I know how easy it is to lose yourself in that specific style of self deprecation that whines, “What’s the point of doing this art thing? Everyone out there is sexier, doing it better, and making it more unique than I am.” I’m all about harnessing the benefits of these technologies, but I admit I fall easily into the self destructive k-hole that is the scroll down of social media feeds.

I just got back from a six week trip to a remote fishing village in Alaska where I was cut off from all these vices and devices. I was surprised how little I missed it. I only really felt its absence when our crew had serious debates in the cabin. We made a “google that” list for our return to the lower 48 that included:

1. “Did Marilyn Manson write Personal Jesus or is it a cover?

2. What does Cathexis mean?

3. Can any infusion made from a plant be called a tea? Is meat tea a thing?”

Fermented Paper Mobile Install at the Nordic Food Lab: Copenhagen Denmark, 2015 – ℅ Chris Tonnesen

When I was abroad last year I didn’t have a studio, so my Instagram took its place. I used its’ platform to document my travels. But mostly it housed the images, texts, and installations I was creating: found visuals, food textures, and digital manipulations within art spaces that existed only within my screen, a series of images that someday may or may not be activated into a 3D world. Today, I’m back in a brick and mortar studio, but in some ways I miss the freedom of having nothing.

Beyond the digital, my practice has been highly influenced by the struggle to find time and a balance between working and making. When I stopped “working” and all my actions, including whatever my day job was, began to influence my practice, or feed my practice, or be my practice, it opened up all the possibilities and my creativity shifted.  

What interests you about food, experience, and art making?

My shift into comestible based work grew from the realization that I didn’t have to compartmentalize my interests. I was working at Hex, a fermentation company in Baltimore. I was learning all about the micro-biome and gut health. I was up to my eyeballs in cabbage and salt. I was helping make 400 pounds of kimchi a week. I was learning to taste new flavor combinations: kimchi with almond butter, garlic oregano kraut on pizza. Texture, flavor, and color combinations filled all my holes.

As my interests melded, my voice became clearer, and it allowed me to do more projects under food related themes. Last summer I was the resident artist at the Nordic Food Lab in Copenhagen where I created two permanent installations for the lab. And I continued my travels with a trip to Berlin to participate in “Everything Under the Sun,” a project hosted by Agora Collective that focused on issues surrounding economic systems, globalization, and climate change through food binaries.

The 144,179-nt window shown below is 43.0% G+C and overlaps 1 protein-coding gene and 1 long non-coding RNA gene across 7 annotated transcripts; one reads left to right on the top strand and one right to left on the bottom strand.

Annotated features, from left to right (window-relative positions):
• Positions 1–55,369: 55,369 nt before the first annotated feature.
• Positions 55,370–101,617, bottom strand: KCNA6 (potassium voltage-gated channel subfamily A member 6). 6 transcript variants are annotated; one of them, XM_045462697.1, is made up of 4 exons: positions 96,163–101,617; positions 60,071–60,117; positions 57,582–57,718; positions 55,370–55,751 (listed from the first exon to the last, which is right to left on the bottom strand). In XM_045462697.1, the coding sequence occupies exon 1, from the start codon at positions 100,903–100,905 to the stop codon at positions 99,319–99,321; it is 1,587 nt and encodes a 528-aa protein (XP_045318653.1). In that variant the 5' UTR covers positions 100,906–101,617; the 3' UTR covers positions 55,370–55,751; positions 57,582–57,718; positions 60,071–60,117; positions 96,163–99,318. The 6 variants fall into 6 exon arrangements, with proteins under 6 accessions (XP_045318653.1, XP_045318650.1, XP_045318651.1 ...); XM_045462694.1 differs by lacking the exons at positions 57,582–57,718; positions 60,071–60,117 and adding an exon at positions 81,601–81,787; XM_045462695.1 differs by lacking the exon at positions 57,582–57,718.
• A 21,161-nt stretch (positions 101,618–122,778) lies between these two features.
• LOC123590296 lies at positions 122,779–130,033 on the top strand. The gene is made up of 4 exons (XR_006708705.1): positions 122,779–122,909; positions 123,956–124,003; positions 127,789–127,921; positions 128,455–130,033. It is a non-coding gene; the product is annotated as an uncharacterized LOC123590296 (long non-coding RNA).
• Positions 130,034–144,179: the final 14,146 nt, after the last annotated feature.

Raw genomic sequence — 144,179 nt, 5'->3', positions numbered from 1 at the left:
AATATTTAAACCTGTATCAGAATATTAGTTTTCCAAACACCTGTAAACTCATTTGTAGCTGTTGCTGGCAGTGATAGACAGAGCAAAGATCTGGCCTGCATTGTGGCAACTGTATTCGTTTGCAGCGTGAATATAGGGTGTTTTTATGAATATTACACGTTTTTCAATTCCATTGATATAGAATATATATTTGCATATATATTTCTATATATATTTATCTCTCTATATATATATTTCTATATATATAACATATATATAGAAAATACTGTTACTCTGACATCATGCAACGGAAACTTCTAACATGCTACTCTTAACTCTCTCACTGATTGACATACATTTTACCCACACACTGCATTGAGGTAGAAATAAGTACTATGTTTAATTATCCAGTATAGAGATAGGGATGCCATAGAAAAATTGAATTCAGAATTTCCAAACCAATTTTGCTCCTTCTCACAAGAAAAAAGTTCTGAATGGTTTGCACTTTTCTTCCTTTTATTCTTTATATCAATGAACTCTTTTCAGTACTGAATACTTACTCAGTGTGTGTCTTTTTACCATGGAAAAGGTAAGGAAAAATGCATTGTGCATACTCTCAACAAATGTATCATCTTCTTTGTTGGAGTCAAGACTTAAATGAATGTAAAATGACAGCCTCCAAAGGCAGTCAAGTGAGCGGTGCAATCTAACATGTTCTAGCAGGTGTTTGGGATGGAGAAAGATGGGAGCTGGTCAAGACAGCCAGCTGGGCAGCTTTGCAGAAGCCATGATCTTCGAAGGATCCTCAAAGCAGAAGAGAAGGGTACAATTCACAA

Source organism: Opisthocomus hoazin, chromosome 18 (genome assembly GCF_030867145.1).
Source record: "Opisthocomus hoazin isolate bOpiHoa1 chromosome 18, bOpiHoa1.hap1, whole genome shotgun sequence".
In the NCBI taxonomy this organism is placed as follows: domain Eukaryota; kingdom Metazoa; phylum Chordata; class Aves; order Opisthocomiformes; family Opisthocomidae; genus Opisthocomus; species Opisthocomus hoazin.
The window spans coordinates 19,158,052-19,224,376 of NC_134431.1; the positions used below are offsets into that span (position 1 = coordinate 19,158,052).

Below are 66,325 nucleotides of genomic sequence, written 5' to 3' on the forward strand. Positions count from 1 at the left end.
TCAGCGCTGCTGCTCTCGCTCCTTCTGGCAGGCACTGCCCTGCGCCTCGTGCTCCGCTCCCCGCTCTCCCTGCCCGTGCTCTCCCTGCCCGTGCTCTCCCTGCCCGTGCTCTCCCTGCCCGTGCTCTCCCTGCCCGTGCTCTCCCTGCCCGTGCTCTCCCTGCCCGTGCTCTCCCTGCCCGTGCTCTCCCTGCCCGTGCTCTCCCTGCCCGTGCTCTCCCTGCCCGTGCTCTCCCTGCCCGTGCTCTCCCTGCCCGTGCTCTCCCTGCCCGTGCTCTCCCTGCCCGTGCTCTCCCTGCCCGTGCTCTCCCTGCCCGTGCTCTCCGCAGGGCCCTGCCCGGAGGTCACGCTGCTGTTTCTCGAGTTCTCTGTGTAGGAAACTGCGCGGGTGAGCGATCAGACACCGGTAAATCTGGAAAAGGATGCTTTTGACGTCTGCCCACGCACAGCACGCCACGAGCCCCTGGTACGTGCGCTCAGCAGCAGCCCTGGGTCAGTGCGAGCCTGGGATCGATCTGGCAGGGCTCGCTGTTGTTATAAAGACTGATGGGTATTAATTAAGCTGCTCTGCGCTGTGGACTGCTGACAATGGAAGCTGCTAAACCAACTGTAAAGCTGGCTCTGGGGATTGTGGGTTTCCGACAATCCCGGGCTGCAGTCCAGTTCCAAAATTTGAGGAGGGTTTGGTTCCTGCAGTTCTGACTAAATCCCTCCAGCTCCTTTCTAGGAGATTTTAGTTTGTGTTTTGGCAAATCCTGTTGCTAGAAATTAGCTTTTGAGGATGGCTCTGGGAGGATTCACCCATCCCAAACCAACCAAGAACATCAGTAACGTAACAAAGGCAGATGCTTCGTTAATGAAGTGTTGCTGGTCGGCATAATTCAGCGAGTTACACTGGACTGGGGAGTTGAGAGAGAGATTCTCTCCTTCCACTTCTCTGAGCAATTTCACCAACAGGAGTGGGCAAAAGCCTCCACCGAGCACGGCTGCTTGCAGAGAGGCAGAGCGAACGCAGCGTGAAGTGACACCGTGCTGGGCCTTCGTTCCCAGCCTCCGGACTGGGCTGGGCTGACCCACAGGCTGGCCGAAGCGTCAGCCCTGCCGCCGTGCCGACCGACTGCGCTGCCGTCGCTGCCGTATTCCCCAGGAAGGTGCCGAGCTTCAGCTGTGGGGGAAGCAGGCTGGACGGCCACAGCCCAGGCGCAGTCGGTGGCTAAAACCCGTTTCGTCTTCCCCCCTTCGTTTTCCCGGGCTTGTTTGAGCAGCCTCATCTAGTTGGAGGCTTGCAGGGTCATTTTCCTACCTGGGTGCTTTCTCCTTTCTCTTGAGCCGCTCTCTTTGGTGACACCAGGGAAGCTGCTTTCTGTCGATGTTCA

Aquaponics meal at Agora: fish head, ceviche with coriander, sauerkraut, red cabbage slaw, mixed greens with pomegranate, Berlin Germany, 2015

Aquaponics meal at Agora: fish head, ceviche with coriander, sauerkraut, red cabbage slaw, mixed greens with pomegranate, Berlin Germany, 2015

The optic of food provided an arena to acknowledge many topics. I realized my orbit through self healing was the very fodder that drove my practice. Now, I’ve become increasingly interested in all its complexities. Food sustains us, but it also provides medicinal and hedonistic value.  I’m interested in all those nuances: from the aphrodisiac elements to the grounding and uplifting capabilities, but also the extremes from overconsumption to orthorexia.  

Since moving back to Baltimore, what experiences have you gained through the local art community?

I’m so lucky to have been born in Baltimore and to have returned and benefited from many of the incredible opportunities in this city. I would not be able to work the jobs I do and pay the rent I have in a bigger metropolitan setting. Yes, we still struggle to build a viable art market. It’s more lucrative to make work here and sell outside the city, but that’s also why I feel that this space is the perfect home base.

I love leaving to work on projects and travel knowing I’m returning to something beautiful: a community that continues to foster love and support. Of course, this is a bit sugar coated, but I’m an idealist. I used to feel I was running away, now I realize I’m just leaving to re-calibrate and reflect on what I have. We are responsible for creating new kinds of systems and ways of being artists that corroborate with this community. It has to make sense here, scenarios within New York City or LA’s art world are not applicable paradigms for this city.

When I first moved home I felt like an outsider. I had not graduated from MICA and while I had a few friends showing work or playing in bands around the city, I felt I was grossly disconnected to “the scene.” I started forcing myself to go to openings and events. Over time, through my own work and my own relationships I began to find a place within these spaces. Yet, one of the biggest lessons I learned was to stop going to things I didn’t care about. When I started really constructing my interests and worrying less about what other people thought, I found my place within this constellation. Projects and opportunities began to find me more organically.

You have a show coming up on September 3rd, can you tell me more about what you are planning?